Language learning can be divided into four interrelated skills. The active skills: speaking and writing, and the passive skills: reading and listening. The active skills are considered harder to acquire than the passive ones i.e. listening is easier than speaking, reading is easier than writing although this is not always the case. With Japanese, the writing system is quite complicated which also plays a part.
All four skills are built upon vocabulary and knowledge of grammar however, they will each need to be developed in different ways.
Where to start
Start by learning the most common and most useful phrases that you will hear in daily conversation in Japan. I have provided a list here. Note that you must familiarise yourself with the rules of Japanese pronunciation as soon as possible if you have no source of spoken Japanese to relate these phrases to. If you do not, you are likely to pick up bad habits that will take time to unlearn. Pronunciation is dealt with in the next chapter.
Next, read about Japanese grammar. A lightweight book like Japanese Grammar is ideal at this stage. You don’t have to take everything in right away but hopefully you will start to relate some of the grammar to the phrases you have learned. Simply parroting phrases with no real understanding of how they are put together will not get you very far.
If you are going to learn Japanese. the sooner you start the better. This definitely applies to learning to read and write. You should begin with katakana (characters used for foreign loan words), then go on to hiragana (the basic Japanese script – hiragana and katakana are together known as kana) and finally kanji (Chinese characters). I discuss methods of attaining literacy in Japanese here.
Once you have good grasp of basic grammar and vocabulary, you will need to start reading books aimed at Japanese learners. I recommend several here. Watching Japanese TV programs and films regularly will aid your progress. Gain as much speaking practice as possible. Taking exams in Japanese like the JLPT may provide you with motivation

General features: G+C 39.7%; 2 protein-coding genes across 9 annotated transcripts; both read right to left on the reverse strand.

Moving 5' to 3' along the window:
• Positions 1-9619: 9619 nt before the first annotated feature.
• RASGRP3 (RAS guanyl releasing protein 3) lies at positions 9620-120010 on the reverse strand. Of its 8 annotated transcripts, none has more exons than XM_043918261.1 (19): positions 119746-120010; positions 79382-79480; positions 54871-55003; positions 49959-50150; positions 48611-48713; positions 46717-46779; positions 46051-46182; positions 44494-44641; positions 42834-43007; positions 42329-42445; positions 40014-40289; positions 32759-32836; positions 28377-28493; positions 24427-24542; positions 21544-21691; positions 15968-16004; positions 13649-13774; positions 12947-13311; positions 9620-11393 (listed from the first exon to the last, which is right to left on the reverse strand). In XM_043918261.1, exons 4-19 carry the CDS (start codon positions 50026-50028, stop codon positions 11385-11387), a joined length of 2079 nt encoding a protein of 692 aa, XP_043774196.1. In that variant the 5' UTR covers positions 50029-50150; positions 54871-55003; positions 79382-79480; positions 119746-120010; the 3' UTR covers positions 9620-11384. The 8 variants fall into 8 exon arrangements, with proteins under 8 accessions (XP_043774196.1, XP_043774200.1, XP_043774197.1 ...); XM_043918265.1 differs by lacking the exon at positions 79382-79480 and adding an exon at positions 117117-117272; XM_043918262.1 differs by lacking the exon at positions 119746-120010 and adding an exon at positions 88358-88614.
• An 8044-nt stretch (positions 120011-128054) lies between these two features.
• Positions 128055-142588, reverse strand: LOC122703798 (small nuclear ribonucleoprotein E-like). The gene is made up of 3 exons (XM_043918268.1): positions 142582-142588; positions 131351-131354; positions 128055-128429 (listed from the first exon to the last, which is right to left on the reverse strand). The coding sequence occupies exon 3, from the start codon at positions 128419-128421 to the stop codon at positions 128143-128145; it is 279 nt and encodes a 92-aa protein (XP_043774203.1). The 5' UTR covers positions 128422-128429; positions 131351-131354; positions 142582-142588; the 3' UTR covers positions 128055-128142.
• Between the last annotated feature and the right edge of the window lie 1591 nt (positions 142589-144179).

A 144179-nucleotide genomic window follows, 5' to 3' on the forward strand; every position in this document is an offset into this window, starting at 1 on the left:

If you stick with a logical and disciplined approach to your kanji studies, you may reach the point at which you can start reading Japanese articles, stories and novels. This is a real accomplishment and further than many will ever get. It is possible to reach this point within a year with an efficient study plan and hard work.
Should I learn to read and write Japanese?
This depends on you and your goals. Becoming literate in Japanese is a formidable task. Many foreigners decide that they only want to speak Japanese. Someone who plans to stay a couple of months in Japan may have different goals to someone who marries a Japanese person and intends to live in Japan for a long time.
It is perfectly possible to write Japanese in roman letters (romaji) and you could, for example, communicate with Japanese people by email using this method. Obviously, you will not be able to read real Japanese but you would be able to ask nearby Japanese people to read things for you if necessary (assuming you were reasonably fluent).
Another option is to learn the kana. There are about 50 hiraganaand 50 katakana. This can be done fairly quickly and will definitely be of use to you if you go to Japan. This would allow you to read some signs and shop names (useful for knowing where to get off on the train or finding all-you-can-eat restaurants!).
I recommend learning katakana first as they are a little easier to write and are generally used for English loan words (although some loan words are from other languages). Thus an English native speaker would be able to start understanding real Japanese immediately upon mastering katakana (though only to a very limited extent). Learning hiragana is worthwhile but there is less “instant gratification” as without a vocabulary you will have to look unknown words up in the dictionary. You will not be able to read notices or newspaper articles without a thorough knowledge of kanji.
Finally, and this is the course I recommend, you could learn kana and kanji. As stated, there are about 100 kana. These should be learnt first and shouldn't pose too much difficulty. The main hurdle is the kanji. There are 1945 jouyou (everyday use) kanji and about another 100 name kanji (names are notoriously difficult to read). Each kanji may contain up to 30 strokes (although the majority contain much less than this) and can have several pronunciations.
Learning kanji is difficult but not impossible and the skill is sure to impress most people you meet. There are several other reasons for learning kanji, the chief one being that they are essential to read real Japanese and distinguish between the many homonyms inherent in Japanese. In addition, many consider they are aesthetically pleasing. The topic of learning kanji is covered in more detail here.